Tuesday, December 10, 2013
Sometimes The Chase Is Better Than The Catch
If most fans had their way, winning would be easy. Their teams would cruise through the regular season without drama, knocking off opponents one by one with precision and confidence.
I like the rocky roads along the way. I like the struggle, as long as it’s a true struggle and not a white-flag waving surrender. I like the theatrics, the blood, the frustrations, the crisis moments and the last-minute heroics that force columnists to rewrite entire columns half an hour before deadline. Who likes watching movies where the good guys cruise around unscathed? Rocky even lost in the first one, right?
As a regular watcher of these Ottawa Senators, last night’s up and down affair with the Flyers was exactly what I was looking for in a hockey game. Most of that was personified in embattled goalie Craig Anderson.
Not many fans have his back anymore. In fact, most have knives to it. That’s natural of course. Goalies take the most heat when things go badly and take the most praises when it’s going well. Anderson is going through a stretch where everything seems to be broken and the fans suddenly think he’s not good enough to play for the Cornwall Aces.
Just watching the body language on Anderson the past few weeks has been intriguing. He’s not stupid. He knows that people are crying for Robin Lehner to take over in net, the hockey equivalent of unblemished, fresh fruit. Anderson has a Twitter account and he likely gets the odd tweet from an expert telling him to go for a skate on the canal - in October. You can tell he’s fighting everybody in his head, as every goalie has to do their whole career. It’s the curse of the profession.
Only the hockey gods were to blame for the two quick goals he let in during the second period that allowed the Flyers to both tie and then take the lead when it seemed Ottawa was finally getting it all together – offensively, defensively, physically. Both were deflected through a series of black and orange sweaters and Anderson looked like he wanted to throw down his stick, take the net, turn it around and push it flat against the boards, daring anyone to try and score on that.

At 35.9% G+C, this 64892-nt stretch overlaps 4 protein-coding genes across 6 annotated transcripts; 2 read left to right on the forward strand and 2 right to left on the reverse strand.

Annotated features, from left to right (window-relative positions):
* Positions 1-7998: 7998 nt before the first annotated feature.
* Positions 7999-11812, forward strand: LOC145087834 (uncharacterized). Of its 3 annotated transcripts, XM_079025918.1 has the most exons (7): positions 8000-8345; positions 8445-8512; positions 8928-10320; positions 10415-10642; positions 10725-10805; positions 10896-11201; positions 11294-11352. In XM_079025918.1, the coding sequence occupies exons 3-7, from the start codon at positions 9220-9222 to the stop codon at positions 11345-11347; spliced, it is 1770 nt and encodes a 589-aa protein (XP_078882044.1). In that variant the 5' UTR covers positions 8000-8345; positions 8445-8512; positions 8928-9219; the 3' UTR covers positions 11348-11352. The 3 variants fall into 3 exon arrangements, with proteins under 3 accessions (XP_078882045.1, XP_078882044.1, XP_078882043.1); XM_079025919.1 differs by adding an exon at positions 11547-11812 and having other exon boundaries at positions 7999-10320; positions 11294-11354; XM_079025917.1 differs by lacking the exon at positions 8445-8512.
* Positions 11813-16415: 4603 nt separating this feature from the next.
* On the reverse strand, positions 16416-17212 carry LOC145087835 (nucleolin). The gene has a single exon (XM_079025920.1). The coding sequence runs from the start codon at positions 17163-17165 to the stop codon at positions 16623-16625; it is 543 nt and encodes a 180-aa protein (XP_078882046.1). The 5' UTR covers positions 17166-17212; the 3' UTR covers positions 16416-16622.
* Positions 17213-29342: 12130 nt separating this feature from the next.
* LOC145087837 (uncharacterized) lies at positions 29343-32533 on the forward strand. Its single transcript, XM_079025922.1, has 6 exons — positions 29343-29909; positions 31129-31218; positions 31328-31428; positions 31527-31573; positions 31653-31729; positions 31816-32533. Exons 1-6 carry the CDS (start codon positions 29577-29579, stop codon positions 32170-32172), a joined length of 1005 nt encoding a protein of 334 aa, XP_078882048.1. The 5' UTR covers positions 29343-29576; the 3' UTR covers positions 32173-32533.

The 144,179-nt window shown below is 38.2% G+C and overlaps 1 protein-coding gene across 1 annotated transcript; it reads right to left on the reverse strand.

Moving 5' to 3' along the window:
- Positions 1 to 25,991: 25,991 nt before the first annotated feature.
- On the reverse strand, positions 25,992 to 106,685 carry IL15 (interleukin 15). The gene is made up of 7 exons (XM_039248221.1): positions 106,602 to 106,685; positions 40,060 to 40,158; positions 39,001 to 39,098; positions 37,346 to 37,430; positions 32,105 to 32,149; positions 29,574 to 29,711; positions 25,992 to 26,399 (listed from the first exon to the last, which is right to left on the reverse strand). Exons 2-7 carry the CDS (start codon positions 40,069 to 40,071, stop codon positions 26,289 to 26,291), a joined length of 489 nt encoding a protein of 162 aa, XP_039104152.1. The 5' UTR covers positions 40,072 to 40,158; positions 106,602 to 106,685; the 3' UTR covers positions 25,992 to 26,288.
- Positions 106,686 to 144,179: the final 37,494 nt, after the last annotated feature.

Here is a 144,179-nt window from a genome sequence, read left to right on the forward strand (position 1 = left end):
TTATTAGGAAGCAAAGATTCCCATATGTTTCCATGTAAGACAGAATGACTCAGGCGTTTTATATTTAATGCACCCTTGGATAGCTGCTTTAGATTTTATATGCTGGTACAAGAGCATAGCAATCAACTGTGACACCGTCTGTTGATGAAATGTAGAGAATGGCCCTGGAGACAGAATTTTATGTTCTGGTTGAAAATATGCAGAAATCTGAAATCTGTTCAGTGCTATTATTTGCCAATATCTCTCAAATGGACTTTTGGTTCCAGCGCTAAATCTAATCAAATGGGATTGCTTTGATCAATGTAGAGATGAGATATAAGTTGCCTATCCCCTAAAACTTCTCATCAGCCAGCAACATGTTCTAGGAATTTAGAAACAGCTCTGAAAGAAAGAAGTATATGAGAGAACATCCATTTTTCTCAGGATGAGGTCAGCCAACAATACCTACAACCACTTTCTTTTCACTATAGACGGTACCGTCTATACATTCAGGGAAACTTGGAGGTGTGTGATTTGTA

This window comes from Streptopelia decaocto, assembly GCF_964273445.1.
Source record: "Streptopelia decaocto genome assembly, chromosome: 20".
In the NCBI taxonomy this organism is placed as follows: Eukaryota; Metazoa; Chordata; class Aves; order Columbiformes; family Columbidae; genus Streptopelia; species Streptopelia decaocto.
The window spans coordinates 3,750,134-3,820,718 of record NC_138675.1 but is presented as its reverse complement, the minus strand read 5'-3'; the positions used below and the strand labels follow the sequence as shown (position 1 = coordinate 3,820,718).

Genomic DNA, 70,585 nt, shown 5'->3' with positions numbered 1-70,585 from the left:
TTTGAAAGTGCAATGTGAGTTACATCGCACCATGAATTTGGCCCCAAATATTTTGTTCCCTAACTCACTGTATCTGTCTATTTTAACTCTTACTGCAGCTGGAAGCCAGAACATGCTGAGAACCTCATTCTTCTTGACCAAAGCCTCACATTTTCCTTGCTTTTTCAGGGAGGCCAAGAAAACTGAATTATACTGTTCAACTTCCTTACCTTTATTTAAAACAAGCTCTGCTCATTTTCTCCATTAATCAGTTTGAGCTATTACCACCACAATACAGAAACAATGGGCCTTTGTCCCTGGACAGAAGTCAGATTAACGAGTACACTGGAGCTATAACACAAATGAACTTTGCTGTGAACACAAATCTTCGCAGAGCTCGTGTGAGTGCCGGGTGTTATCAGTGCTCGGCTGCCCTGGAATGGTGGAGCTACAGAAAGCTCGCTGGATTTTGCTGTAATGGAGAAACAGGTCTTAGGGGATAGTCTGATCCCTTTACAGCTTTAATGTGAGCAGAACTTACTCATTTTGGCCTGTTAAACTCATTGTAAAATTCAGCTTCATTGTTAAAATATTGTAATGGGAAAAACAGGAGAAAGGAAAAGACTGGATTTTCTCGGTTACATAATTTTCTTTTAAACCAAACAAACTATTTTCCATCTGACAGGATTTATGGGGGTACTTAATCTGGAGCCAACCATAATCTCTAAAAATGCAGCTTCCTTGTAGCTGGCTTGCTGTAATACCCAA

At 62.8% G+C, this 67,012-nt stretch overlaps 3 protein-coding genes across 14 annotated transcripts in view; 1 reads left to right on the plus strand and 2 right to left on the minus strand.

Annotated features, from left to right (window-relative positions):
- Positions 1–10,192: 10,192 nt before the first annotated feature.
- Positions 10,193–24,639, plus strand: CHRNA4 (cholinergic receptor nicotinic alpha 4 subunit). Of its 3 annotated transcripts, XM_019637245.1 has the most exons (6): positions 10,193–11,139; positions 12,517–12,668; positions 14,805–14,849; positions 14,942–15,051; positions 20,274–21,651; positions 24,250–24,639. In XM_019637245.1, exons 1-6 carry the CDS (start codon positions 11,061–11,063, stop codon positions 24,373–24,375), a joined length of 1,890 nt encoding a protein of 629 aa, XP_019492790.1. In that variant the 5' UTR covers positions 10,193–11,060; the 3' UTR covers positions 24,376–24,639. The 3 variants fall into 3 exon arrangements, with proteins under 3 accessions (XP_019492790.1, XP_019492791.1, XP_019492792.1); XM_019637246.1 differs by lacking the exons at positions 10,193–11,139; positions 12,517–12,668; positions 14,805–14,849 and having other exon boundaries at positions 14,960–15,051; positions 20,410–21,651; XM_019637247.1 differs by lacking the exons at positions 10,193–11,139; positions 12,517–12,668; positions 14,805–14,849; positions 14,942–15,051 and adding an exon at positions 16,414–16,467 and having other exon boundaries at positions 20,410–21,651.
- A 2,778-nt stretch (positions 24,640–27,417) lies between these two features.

Suddenly it seemed like the whole season was finally slipping away. That’s not hyperbole but a real statistical fact when you looked at the standings. Things looked bleak before the Flyers game but another loss at home would have been too much, especially one in which they were playing well and had the lead.
Philadelphia came on even stronger in the third with 11 shots and Anderson was again battling himself. Ottawa took back the lead but Kimmo Timonen’s floater from the point went by Anderson undeflected. It was almost too much for some people to handle. They were writing Anderson’s epitaph on Twitter. I’m sure some columnists were too. They’d seen enough.
It was then that the best moments of Anderson’s season happened. He started it by making a Statue Of Liberty save on Jakub Voracek to keep the game tied. Then with about 45 seconds left in the period, he almost impossibly turned back two Claude Giroux shots, the first with a darting pad save and the second with a dive across the crease like Dominik Hasek playing for Teddy Nolan in 1997.
The crowd was out of beer but they were standing and putting their hands on their face in disbelief. The narrative was starting to skew. But then the shootout loomed and the naysayers came out again with force. A sense of doom hung over the proceedings because everyone knew the Senators couldn’t score and Anderson couldn’t save a beachball bouncing from centre ice if it was the shootout.
Anderson stopped the first two and Coach MacLean changed up the shooters on his side but both Bobby Ryan and Clarke MacArthur couldn’t get it done either. What it essentially boiled down to, just like all of this year’s failed attempts to win the shootout, was Anderson and Jason Spezza.
The pressure on Spezza was enormous as well, because as captain, he’s expected to do something with the game on the line. He looked terrible in past shootouts this year but this one felt different the moment he took the puck at centre. He went straight in but pulled out every deke in his black book and slid it calmly by Steve Mason. It was a big moment for the captain but Anderson absolutely had to stop Sean Couturier from scoring. Again, it felt like something big depended on it. Not just the game, but his reputation. Those brilliant saves in the third period would have been forgotten if Anderson folded in the ultimate moment.
What happened was Couturier hit the post. That was unexpected. In my head I was thinking either a massive save or heartbreaking goal. You could hear the clang so clearly because nobody in the building was breathing. Even Anderson seemed shocked. He looked back, as if the clang wasn’t enough to convince him he just survived another tightrope walk. Then he half-jumped, half-fist pumped like a guy who forgot how to celebrate.
For drama, it was right up there with any game this season so far, excepting the Daniel Alfredsson games of course. A clanging goal post isn’t exactly a season defining or Hollywood moment, and in twenty games it may mean nothing anyways, but for one night, one hockey game, we got exactly what we came for.
As Lemmy once said, “The chase is better than the catch.”